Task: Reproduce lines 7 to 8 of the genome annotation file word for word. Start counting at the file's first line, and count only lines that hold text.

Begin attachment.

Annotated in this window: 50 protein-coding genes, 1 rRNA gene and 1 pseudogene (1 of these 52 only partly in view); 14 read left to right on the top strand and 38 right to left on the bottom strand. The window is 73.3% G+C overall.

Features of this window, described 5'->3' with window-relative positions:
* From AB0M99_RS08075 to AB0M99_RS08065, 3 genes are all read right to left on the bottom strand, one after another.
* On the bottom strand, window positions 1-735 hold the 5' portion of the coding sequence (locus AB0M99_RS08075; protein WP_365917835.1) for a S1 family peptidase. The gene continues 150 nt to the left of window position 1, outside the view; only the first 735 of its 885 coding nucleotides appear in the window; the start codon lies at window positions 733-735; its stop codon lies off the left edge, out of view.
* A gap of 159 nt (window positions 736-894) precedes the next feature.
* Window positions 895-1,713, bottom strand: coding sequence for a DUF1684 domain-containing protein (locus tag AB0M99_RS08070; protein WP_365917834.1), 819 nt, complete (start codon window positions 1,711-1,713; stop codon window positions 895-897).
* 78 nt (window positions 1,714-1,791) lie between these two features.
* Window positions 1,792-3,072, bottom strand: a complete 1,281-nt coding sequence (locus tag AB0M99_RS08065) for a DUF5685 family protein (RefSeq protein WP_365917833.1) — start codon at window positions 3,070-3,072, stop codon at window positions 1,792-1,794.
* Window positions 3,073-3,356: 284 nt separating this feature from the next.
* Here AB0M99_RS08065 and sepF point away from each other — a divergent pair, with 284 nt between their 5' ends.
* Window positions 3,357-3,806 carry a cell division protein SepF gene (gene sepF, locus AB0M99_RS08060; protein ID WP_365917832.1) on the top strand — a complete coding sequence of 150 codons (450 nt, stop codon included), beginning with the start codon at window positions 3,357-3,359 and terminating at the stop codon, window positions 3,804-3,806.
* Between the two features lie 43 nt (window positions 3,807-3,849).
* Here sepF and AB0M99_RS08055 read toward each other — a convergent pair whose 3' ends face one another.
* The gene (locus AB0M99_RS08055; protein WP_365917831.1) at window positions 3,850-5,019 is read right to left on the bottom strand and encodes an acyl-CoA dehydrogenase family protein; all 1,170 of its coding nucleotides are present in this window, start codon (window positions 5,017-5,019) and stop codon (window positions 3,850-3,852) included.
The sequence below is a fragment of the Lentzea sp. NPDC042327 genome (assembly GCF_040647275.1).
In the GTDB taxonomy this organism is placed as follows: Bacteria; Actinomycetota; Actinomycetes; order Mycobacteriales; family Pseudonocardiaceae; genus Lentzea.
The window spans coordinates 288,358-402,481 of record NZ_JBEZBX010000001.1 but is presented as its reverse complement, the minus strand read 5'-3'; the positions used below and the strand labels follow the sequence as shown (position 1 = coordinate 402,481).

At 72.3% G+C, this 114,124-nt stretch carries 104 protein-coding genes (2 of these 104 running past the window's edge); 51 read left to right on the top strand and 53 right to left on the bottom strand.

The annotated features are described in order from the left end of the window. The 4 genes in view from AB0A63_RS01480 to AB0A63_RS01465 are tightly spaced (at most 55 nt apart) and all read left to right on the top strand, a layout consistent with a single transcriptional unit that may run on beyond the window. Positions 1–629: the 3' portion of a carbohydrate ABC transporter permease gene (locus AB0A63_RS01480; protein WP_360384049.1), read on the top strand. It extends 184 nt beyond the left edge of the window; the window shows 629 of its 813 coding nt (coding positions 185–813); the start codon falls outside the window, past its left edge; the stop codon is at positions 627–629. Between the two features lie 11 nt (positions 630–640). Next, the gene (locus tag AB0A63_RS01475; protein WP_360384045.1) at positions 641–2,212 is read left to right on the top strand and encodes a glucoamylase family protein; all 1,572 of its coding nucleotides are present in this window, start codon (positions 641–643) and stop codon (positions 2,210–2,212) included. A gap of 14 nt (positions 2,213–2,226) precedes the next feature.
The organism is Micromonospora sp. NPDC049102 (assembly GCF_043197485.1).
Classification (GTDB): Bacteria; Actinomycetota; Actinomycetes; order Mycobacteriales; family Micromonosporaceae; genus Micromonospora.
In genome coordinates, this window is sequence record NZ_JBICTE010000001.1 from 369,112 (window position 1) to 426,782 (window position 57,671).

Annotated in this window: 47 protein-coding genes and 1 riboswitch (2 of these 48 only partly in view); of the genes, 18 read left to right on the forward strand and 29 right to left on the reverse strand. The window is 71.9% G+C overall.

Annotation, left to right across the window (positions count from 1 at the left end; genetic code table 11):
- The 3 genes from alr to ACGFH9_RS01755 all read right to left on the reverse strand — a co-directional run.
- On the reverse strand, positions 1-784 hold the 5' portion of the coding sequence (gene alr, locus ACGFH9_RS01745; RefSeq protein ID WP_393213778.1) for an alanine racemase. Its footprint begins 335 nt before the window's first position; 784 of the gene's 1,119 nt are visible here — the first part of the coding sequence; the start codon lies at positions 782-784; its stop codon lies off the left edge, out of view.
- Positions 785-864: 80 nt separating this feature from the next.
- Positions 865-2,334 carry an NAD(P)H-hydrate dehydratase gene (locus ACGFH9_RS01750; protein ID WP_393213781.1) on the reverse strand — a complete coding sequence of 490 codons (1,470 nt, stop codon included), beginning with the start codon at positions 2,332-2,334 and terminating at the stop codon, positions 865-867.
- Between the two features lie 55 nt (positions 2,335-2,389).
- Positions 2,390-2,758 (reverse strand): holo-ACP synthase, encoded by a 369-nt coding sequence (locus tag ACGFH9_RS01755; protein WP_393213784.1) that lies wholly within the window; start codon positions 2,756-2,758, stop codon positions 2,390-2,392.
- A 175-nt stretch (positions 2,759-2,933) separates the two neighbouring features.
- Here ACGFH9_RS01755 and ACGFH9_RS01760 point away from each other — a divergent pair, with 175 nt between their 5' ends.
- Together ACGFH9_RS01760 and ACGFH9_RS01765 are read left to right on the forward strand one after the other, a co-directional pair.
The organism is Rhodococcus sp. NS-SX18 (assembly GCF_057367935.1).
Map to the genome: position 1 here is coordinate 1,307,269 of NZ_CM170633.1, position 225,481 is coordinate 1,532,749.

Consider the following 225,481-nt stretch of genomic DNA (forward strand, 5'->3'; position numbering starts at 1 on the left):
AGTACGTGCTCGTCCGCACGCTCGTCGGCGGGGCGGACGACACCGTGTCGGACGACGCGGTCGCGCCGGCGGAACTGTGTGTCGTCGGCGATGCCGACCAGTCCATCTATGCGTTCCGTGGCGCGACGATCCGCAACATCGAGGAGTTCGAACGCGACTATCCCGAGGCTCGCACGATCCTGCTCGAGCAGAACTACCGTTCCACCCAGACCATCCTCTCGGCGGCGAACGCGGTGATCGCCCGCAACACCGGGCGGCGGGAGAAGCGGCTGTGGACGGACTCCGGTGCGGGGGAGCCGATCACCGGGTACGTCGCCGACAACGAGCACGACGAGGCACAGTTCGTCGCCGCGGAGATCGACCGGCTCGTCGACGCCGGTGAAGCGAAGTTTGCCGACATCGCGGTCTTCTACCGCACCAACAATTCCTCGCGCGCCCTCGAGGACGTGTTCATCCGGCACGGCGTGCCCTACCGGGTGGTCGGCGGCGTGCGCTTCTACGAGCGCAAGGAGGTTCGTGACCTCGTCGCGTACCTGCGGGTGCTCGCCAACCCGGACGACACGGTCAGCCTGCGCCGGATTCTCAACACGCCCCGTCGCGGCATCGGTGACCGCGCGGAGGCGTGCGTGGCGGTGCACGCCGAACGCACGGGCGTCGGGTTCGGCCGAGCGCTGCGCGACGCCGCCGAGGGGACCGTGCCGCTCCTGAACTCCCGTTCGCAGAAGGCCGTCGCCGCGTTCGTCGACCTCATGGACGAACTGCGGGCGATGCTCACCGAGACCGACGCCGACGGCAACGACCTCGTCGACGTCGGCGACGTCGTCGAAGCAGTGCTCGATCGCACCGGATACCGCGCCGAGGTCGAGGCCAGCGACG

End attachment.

* 78 nt (window positions 1,714-1,791) lie between these two features.
* Window positions 1,792-3,072, bottom strand: a complete 1,281-nt coding sequence (locus tag AB0M99_RS08065) for a DUF5685 family protein (RefSeq protein WP_365917833.1) — start codon at window positions 3,070-3,072, stop codon at window positions 1,792-1,794.